Porter constantly connects the second part of the book with the first by showing that every aspect of the church's mission to the world and ministry to the baptized comes from who she is. Particularly well crafted are the chapters on church and state, the church's teaching ministry, women and ministry, and consecrated life. Porter wants readers to understand that the tensions between tradition and reform, prayer and action, sin and sanctity, and the "already" and the "not yet" are healthy and necessary. Those tensions challenge believers to be true to their Christian identity without lessening the gospel's attractiveness. Porter says, "While we must preserve a tension between Christian culture and popular culture, one must also beware of taking a stance that totally rejects contemporary culture" (pp. 24-25). He suggests that in the transition from a "ghetto mentality" to a vibrant "legitimcay" in society, the Catholic Church in the United States has perhaps attenuated its resolve to engage fully in the mission of evangelization and a gospel-inspired participation in public life. By carefully delineating the many ways that all the baptized are called to contribute to the mission of spreading the Good News, Porter greatly helps believers to understand and respond to that call. --Daniel B. Gallagher, Pontifical Gregorian University, Rome, in Review for Religious, February 2009
In the wake of the Second Vatican Council almost half a century ago, the Catholic Church made a serious attempt to reach out to the modern mentality and adapt itself to the style and language of contemporary culture.
The concept of change within the Church was not novel; both the Acts of the Apostles and the Epistles amply demonstrate that the earliest Christians were aware from the start that changes and adjustments would need to be made in order to adapt to new circumstances. For example, devout Jews who came to believe in Jesus had to shift their mindset in order to accommodate the influx of gentile believers. In those same early years, the New Testament bears witness to the reality of human weakness, sin and repentance that would continue to be a sad aspect of Christian experience.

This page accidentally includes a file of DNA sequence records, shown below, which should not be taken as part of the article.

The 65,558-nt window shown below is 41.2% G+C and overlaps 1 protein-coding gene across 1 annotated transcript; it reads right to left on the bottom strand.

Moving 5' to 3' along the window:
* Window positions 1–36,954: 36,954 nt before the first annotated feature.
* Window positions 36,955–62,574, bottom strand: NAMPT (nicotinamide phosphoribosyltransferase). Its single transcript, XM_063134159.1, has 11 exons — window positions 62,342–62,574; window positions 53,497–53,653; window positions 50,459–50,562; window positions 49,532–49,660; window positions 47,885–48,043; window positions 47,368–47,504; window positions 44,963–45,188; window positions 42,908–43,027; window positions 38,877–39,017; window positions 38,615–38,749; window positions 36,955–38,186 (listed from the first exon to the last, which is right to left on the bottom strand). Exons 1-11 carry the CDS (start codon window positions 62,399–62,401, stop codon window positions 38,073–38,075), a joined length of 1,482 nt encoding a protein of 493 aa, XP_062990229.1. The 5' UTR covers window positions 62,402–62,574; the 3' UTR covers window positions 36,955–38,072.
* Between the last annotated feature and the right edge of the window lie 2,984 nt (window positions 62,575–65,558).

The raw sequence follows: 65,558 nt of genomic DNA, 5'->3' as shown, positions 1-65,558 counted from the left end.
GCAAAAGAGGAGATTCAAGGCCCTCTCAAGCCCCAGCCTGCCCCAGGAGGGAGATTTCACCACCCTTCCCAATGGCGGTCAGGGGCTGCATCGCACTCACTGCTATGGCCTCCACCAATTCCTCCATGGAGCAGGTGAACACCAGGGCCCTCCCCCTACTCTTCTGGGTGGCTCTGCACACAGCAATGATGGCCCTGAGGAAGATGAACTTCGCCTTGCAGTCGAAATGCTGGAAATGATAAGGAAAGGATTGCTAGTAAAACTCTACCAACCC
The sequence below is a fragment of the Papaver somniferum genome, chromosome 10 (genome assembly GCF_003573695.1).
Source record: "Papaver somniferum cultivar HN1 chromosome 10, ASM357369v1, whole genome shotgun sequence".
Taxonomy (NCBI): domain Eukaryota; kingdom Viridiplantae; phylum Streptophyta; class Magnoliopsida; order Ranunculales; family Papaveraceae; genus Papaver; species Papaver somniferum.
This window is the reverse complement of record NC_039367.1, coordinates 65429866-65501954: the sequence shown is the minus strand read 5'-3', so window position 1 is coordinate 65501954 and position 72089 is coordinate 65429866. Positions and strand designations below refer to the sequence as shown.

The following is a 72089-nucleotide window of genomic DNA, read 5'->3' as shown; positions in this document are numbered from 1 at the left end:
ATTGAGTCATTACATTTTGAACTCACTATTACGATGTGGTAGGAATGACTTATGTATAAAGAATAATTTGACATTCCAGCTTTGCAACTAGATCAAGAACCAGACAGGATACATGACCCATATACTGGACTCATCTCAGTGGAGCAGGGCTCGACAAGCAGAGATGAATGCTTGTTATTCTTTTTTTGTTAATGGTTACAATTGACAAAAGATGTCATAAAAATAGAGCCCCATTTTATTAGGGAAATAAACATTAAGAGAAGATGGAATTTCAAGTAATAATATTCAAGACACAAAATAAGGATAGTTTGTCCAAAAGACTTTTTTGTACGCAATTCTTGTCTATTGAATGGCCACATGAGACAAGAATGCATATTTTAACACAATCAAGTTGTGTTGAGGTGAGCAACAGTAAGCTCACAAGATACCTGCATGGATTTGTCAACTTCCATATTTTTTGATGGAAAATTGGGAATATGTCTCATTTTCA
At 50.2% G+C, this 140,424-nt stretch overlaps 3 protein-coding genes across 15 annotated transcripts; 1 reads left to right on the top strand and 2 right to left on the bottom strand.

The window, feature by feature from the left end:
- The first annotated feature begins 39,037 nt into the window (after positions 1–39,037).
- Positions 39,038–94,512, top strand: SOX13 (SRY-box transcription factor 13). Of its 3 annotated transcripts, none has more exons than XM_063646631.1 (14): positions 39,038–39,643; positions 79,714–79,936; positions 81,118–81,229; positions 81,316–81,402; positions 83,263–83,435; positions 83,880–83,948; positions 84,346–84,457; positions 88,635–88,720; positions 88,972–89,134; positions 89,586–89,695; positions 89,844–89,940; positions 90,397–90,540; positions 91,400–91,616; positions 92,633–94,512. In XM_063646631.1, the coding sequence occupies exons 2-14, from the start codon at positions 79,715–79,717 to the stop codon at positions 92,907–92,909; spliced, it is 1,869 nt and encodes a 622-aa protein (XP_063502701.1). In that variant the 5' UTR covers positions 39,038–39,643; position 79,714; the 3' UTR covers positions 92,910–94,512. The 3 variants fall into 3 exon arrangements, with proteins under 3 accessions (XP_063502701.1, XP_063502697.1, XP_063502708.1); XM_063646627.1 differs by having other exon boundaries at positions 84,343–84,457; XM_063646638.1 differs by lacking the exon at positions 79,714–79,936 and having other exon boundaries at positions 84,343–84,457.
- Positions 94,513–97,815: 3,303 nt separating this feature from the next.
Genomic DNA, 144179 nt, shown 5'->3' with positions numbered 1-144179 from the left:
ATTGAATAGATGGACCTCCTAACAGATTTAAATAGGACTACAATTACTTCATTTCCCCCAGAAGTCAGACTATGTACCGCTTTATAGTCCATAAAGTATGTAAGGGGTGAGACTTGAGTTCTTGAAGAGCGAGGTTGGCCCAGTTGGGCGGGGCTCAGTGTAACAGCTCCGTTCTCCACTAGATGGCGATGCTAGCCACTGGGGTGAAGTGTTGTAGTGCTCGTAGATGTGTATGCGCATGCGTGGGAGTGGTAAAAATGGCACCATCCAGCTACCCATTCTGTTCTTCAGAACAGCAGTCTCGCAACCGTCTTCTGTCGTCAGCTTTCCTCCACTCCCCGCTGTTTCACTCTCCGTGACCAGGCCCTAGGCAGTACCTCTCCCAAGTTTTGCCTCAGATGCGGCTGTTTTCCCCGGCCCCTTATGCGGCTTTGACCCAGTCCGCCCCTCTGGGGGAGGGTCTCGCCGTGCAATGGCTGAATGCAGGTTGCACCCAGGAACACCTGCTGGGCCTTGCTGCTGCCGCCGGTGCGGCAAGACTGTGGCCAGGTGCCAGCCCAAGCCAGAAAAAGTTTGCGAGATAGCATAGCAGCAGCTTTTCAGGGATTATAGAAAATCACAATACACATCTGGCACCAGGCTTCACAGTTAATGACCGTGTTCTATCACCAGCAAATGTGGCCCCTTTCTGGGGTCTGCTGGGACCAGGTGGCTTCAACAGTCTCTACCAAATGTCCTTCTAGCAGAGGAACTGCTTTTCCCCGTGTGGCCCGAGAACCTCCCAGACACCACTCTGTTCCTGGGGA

Prior to the council, Catholics had rightly perceived their Church as an institution whose divinely given doctrinal and moral teaching would endure as such until the end of time. They were devoted to the long line of Christian saints and proud that their Church spoke with a divine authority. There was undoubtedly some smugness in this self-image, but many of us found it comforting.
We seemed to have forgotten the ancient Christian adage: Ecclesia semper reformanda est (The Church is always in need of reform). In its human dimension, the Church will often have to adapt to new situations and deal with the fact that many of its members are sinners. Some say it was the Church's exercise of authority in enforcing sweeping liturgical changes that fueled a less-compliant attitude.
The Catholic experience was undeniably different after the council. In parish after parish, there were dramatic decreases in Mass attendance and a precipitous decline in public morality. There was an exodus from the priesthood and from religious life unprecedented in modern history. More recently, the clergy sex-abuse scandals have taken a heavy toll.
Today, some Catholics loudly protest the very authority that previously had been such a comfort. It is not merely a secular language, but a secular mindset that underlies the perspective and threatens the faith of some Catholics. Whatever its origin, it is a sad fact that many who continue to identify themselves as Catholics have little understanding or insight into the Church that they continue to love.